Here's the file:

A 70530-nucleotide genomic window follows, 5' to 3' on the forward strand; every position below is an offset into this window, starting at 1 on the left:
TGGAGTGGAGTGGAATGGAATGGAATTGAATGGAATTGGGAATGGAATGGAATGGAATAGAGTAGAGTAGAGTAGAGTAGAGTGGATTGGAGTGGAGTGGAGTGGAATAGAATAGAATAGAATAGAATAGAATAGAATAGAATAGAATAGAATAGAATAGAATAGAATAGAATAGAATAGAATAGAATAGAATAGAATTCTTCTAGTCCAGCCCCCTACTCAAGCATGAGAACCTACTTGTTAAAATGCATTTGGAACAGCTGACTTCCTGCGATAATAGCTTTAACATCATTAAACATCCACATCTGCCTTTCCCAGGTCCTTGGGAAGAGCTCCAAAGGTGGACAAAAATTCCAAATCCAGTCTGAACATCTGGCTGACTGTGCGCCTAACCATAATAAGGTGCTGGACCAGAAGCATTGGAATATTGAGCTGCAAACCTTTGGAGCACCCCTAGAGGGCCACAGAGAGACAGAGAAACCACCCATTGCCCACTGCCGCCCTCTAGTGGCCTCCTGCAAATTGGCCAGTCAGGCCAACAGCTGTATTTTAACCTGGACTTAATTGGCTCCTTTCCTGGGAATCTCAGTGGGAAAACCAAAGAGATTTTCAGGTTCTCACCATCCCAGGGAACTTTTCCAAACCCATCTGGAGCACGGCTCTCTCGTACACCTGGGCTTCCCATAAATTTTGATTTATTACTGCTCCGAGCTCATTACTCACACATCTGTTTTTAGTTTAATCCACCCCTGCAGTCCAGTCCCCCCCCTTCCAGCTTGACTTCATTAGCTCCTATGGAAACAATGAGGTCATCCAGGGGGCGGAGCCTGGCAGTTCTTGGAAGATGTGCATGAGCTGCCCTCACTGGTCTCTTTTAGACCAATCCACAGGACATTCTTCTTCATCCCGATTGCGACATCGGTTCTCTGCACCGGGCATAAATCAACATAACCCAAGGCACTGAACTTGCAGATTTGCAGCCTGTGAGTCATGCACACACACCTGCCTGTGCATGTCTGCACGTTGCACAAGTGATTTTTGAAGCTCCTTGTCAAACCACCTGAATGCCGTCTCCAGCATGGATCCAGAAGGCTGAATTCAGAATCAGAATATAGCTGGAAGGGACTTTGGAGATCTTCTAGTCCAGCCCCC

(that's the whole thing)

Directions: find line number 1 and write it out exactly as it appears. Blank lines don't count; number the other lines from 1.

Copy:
A 70530-nucleotide genomic window follows, 5' to 3' on the forward strand; every position below is an offset into this window, starting at 1 on the left: